Mailinglist Archive: opensuse (2912 mails)

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Re: [SLE] Linux and hardware mp3 players
  • From: Brad Bourn <brad@xxxxxxxxxxxx>
  • Date: Tue, 8 Feb 2005 10:41:47 -0700
  • Message-id: <200502081041.47203.brad@xxxxxxxxxxxx>
Good information. Sounds like you have more experience than me. I haven't
used an MP3 player that looks like a USB HD. I've heard though that some of
them that have this feature, still doesn't allow you to add mp3's to the
device to be played.

What are you saying is debatable?

Please correct me if I'm wrong, I'd like to know more myself...


On Tuesday 08 February 2005 10:33 am, Randall R Schulz wrote:
> Brad,
> On Tuesday 08 February 2005 09:15, Brad Bourn wrote:
> > Make sure it support being a USB harddrive. That *should* make it
> > Linux compatible. I have seen some players that act like a HD, but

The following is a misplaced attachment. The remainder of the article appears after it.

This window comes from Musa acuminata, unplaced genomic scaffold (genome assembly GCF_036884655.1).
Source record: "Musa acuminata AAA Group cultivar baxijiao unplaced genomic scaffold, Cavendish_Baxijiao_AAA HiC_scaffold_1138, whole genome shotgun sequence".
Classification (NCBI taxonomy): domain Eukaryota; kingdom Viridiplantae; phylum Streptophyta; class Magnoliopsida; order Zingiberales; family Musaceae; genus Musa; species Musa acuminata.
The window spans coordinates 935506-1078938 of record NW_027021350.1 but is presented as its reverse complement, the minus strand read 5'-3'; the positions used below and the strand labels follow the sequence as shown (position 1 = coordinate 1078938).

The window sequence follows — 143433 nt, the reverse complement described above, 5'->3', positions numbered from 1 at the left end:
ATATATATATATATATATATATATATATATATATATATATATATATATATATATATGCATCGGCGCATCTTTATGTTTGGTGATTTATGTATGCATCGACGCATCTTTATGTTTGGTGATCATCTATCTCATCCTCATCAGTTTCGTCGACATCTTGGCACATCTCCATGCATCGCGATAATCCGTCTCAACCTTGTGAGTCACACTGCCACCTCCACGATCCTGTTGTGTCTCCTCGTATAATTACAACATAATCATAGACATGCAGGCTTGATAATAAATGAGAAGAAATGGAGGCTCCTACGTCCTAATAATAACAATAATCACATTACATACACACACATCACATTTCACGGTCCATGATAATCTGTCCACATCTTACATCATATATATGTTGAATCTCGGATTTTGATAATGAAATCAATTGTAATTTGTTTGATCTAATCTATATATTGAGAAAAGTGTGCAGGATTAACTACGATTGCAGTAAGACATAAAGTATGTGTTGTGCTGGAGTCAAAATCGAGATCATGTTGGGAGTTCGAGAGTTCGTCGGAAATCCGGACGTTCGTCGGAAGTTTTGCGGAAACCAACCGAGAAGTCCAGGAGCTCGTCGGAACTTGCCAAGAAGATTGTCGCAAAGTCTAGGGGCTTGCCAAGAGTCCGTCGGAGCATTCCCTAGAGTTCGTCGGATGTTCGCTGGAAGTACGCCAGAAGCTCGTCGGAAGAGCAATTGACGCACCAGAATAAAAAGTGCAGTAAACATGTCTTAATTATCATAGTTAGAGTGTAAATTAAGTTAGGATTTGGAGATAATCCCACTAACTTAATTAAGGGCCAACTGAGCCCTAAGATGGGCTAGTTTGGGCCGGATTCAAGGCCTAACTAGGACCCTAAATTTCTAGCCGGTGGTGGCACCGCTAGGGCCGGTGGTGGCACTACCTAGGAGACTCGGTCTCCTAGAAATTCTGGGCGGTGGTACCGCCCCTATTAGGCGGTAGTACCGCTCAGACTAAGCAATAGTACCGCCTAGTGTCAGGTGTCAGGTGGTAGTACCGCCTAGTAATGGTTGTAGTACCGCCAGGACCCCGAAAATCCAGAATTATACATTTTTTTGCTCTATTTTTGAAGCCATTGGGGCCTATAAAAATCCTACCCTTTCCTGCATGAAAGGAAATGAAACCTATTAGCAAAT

> > only for storage, not transferring mp3's.
> That's highly debatable. MP3 players are not primarily portable hard
> drives, they're audio appliances that happen to be implemented using a
> compact hard disk drive. Design criteria for an audio appliance are
> very different from those for a general-purpose computer peripheral.
> The FAT file system is contraindicated in such applications.
> I have a Rio Karma, which is an outstanding player, but it does not have
> a FAT filesystem. I defended the designer's design decision in this
> regard. But we had extensive debates about this among the user and
> developer community on the Karma bulletin board.
> The Karma has both an Ethernet and a USB interface and a 3rd-party
> developer (who also worked under contract to Rio on other player
> software) provided open-source Java software that replicates most of
> the Windows-only host-based software plus adds some very interesting
> additional functionality. E.g., a network-based (TCP/IP/HTTP) server
> for the content stored on the Karma. This makes it possible to use the
> Karma as a jukebox in home networking environment.
> Before I got the Karma I made the mistake of buying the Polaroid JukeJam
> (actually made by a Taiwanese firm and sold in other markets under a
> different name, which I no longer recall). It seemed better on paper,
> but which was distinctly inferior in practice. It used a FAT file
> system.
> > ...
> >
> > B-)
> Randall Schulz

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